The gray wolf, Canis lupus, was first listed under the Endangered Species Act in 1974. Wolves were then delisted in October 2020 by the Trump administration until a federal judge in the Northern District of California restored the wild canine’s protected status last year. Because wolves are a protected species, the state must move in sync with the US Fish and Wildlife Service. The federal agency proposed complementary rules in February that include lethal management under certain conditions.
With wolves once again protected under the Endangered Species Act, Erin Karney, executive vice president of the Colorado Cattlemen's Association is advocating for the federal government to categorize wolves as a 10(j) experimental species, allowing for lethal takes.
"When our producers are faced with this apex predator coming onto their lands, the least we could do is offer them that certainty that they could have management flexibility," Karney said. "As a sign of respect on what's to come, we should listen and act on their concerns to help livestock producers and Western folk communities to ensure that they're there in the future to ensure a successful reintroduction process.”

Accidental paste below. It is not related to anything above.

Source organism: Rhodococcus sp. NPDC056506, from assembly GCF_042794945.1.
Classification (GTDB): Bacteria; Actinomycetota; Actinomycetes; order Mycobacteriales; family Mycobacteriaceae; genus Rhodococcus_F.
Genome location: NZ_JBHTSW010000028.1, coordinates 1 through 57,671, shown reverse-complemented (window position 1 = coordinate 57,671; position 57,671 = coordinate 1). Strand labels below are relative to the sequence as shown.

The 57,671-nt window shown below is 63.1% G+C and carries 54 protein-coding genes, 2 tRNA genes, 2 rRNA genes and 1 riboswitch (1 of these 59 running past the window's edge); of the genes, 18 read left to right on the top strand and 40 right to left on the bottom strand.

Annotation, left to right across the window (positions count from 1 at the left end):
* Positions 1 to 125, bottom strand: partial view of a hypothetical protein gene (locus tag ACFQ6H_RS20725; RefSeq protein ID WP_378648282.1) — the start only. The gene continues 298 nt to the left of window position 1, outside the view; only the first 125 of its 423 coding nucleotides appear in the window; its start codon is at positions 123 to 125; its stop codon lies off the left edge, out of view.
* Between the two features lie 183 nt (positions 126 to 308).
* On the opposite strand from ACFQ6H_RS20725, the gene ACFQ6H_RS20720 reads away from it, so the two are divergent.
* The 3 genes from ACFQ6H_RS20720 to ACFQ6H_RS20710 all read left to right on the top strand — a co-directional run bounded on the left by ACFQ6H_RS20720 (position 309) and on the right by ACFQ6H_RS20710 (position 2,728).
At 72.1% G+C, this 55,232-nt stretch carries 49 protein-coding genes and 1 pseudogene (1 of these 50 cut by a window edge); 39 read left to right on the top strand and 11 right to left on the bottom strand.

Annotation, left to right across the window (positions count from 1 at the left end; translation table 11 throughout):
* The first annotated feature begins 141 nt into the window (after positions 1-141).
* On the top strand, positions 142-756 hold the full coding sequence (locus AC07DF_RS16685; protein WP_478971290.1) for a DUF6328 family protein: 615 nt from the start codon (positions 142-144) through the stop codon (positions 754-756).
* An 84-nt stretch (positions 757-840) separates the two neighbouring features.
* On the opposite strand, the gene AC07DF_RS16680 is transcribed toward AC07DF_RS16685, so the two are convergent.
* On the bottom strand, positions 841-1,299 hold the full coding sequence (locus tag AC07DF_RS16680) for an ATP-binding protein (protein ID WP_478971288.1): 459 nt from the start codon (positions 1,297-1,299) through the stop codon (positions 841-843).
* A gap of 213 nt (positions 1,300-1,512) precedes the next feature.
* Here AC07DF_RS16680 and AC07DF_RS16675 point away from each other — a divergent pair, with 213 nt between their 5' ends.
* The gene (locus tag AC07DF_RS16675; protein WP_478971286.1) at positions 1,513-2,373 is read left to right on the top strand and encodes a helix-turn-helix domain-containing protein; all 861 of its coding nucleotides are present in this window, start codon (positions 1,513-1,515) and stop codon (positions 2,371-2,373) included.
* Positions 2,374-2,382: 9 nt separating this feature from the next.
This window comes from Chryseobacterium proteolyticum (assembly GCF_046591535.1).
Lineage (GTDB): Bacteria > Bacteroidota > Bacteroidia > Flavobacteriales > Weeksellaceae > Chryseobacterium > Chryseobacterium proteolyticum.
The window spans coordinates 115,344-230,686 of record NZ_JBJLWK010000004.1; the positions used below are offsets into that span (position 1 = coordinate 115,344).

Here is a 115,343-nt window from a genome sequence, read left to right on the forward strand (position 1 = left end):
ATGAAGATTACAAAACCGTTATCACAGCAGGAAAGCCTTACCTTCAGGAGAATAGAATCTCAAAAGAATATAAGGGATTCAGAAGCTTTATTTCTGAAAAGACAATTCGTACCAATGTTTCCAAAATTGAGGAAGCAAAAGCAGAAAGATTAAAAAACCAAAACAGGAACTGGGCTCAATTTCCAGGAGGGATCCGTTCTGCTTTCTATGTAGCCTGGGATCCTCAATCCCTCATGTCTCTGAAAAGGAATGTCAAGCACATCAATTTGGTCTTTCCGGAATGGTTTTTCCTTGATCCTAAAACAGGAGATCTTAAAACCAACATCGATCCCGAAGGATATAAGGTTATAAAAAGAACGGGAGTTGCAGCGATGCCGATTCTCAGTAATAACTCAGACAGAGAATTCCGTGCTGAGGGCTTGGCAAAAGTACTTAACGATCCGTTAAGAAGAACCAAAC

Polis vetoed a measure on May 16 that would have paused the state reintroduction plan until the federal government signed off on the 10(j) rule. Polis argued that all the pieces would fall into place so there was no need to wait.
"SB23-256, however, is unnecessary and undermines the voters’ intent and the hard work of the Parks and Wildlife Commission, the expertise of the Colorado Parks and Wildlife staff, the extensive stake-holding undertaken by the Technical Working Group and the Stakeholder Advisory Group, and the ongoing collabora- tive work with our Federal partners, and could actually interfere with successfully receiving experimental population designation, which is the purported purpose of the bill," Polis explained in a letter.
"The management of the reintroduction of gray wolves into Colorado is best left to the Parks and Wildlife Com- mission as the voters explicitly mandated," Polis said.
The state Parks and Wildlife Commission unanimously approved a plan on May 3 hammering out the wolves’ travel plans after receiving input from more than 4,000 comments submitted online, through the mail and during 18 public meetings.